Result of a bombing attack on Afghan army troops. / PressTV.

Save for a miracle, there will be no rescuing Afghanistan (in terms of keeping it together). The government controls less than 60% of the country’s territory, and is plagued by competitive corruption on behalf of the major powers that surround it. Furthermore, some countries (Pakistan, Iran) actively aid the Taliban and ISIS, threatening the government’s ability to function.

Afghanistan is being continuously dissected, economically and militarily, and the local authoritative power is incapable of controlling the country. Ironically, the Taliban probably could control the country, but only after they finish fighting not only American and NATO forces, but ISIS as well.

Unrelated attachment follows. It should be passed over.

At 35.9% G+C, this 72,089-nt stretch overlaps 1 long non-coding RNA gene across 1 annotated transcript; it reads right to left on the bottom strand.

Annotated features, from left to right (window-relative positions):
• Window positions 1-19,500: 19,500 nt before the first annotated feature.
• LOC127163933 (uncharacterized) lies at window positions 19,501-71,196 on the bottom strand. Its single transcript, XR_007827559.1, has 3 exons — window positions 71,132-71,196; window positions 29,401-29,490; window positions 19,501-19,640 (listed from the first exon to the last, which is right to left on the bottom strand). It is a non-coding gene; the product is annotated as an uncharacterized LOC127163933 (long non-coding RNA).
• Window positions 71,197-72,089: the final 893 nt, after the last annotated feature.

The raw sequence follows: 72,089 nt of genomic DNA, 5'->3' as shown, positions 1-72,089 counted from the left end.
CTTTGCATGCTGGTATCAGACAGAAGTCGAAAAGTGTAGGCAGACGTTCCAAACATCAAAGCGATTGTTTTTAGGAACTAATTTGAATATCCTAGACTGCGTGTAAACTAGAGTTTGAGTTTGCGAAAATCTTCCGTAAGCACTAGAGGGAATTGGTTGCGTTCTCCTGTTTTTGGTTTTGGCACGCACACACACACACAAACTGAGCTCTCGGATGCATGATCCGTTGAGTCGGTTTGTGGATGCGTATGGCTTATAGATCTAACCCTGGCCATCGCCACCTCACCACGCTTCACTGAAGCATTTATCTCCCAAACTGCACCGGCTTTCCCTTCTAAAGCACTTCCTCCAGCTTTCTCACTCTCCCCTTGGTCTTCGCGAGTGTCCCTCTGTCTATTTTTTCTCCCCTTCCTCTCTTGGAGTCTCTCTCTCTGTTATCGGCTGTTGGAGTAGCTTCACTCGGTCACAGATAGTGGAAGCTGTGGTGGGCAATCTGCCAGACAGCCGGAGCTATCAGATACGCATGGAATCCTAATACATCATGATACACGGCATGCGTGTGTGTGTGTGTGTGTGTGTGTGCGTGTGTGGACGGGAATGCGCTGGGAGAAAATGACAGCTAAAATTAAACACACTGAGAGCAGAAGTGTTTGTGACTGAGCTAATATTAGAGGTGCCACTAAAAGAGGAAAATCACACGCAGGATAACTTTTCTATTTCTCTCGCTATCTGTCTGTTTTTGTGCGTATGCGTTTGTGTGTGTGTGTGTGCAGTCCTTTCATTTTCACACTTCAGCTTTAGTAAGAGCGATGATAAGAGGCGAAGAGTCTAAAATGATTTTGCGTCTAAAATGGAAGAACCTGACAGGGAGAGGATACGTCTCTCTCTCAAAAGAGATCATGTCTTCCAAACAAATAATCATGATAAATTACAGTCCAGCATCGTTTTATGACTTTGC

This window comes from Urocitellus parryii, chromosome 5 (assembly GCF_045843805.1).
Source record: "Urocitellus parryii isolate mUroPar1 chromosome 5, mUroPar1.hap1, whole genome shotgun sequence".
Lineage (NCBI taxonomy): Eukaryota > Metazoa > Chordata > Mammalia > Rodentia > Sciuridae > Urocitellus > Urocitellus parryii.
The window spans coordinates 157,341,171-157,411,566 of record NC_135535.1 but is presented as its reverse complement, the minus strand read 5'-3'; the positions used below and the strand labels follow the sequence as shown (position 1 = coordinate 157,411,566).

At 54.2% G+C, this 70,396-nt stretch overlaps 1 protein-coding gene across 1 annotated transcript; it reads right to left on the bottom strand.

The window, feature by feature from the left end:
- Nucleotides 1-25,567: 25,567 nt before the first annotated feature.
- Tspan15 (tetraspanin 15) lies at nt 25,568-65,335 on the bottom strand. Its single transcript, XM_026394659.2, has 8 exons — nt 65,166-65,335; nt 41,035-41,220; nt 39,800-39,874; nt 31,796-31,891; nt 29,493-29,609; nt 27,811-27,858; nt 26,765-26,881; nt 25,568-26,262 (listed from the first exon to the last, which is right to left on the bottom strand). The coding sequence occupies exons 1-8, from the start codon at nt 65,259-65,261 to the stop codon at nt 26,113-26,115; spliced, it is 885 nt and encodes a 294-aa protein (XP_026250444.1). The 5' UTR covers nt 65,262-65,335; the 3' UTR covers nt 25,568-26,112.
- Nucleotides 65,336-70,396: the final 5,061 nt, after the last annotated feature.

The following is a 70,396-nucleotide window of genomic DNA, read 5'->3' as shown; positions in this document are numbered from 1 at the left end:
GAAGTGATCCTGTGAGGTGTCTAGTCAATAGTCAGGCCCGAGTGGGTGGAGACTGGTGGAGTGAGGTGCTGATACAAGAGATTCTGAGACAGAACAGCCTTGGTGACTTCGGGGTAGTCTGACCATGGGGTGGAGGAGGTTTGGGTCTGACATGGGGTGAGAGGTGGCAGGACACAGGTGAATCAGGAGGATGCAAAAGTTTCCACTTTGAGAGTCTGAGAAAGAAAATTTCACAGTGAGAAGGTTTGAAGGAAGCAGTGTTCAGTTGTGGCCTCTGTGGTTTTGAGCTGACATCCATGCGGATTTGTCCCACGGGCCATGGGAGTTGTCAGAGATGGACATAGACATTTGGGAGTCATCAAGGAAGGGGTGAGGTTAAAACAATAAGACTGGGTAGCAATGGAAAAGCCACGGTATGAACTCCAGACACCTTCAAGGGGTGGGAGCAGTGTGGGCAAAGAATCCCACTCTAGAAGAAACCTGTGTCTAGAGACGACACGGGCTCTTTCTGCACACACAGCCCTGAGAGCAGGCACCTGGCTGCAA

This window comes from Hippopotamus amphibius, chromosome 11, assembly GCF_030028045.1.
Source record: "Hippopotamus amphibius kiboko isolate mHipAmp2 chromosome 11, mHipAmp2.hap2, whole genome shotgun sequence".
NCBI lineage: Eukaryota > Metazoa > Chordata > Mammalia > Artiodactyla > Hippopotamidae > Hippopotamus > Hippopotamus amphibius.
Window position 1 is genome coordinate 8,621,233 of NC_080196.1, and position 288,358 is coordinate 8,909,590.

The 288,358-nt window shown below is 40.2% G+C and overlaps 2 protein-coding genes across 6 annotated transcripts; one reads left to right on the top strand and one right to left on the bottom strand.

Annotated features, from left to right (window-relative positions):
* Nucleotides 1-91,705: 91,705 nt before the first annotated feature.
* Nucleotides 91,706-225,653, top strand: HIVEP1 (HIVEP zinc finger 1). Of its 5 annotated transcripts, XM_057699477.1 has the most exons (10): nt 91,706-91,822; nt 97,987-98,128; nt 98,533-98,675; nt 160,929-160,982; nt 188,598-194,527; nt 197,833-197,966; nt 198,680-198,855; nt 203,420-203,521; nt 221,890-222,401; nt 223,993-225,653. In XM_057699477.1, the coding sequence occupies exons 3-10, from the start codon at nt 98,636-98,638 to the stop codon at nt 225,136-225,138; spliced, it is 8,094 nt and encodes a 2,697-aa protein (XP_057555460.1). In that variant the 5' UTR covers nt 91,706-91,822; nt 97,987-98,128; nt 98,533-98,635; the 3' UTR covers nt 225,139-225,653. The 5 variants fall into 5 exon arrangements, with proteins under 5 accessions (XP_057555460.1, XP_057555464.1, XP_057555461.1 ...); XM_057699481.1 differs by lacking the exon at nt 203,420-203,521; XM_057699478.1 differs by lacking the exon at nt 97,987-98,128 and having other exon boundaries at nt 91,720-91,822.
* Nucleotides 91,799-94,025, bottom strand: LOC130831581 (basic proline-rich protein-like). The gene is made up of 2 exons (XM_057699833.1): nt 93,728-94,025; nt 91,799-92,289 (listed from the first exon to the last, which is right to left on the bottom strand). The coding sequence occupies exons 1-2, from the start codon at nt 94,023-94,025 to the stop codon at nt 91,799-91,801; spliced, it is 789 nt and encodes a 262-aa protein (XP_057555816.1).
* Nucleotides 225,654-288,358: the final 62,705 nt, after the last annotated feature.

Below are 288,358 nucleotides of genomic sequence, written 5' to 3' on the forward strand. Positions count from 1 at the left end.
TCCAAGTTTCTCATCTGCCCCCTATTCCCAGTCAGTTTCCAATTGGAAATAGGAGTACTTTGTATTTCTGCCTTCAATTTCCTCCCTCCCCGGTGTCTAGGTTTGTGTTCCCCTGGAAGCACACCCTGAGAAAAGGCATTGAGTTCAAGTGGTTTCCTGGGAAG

As soon as the US leaves, Afghanistan will begin to break up further. Though its borders might not officially change overnight, local powers, aided by foreign money and firepower, will divide up the country themselves. Afghanistan’s national foundation is weak. Its population is made up of people from various different and often warring tribes, and foreign powers promote violence more. If widespread instability truly engulfs Afghanistan again, it will begin to creep up into Central Asia. The local powers around it will act in the name of security, and see what they can get. Whether this development occurs or not, it’s hard to say which scenario is worse for the Afghan people.🔷

“Two basic patterns of conquest are evident in the history of Central Asia: that of the barbarian, accomplished with arms and ephemeral in its results, and that of the civilized — slow, rather unspectacular, achieved through technological superiority and absorption.” (History of Central Asia, by Gavin R.G. Hambly & Denis Sinor, Encyclopædia Britannica)

(Cover: Photograph by U.S. Army / Sgt Matthew Freire. A coalition force member provides security for Afghan soldiers deploying within Afghanistan on March 4, 2013)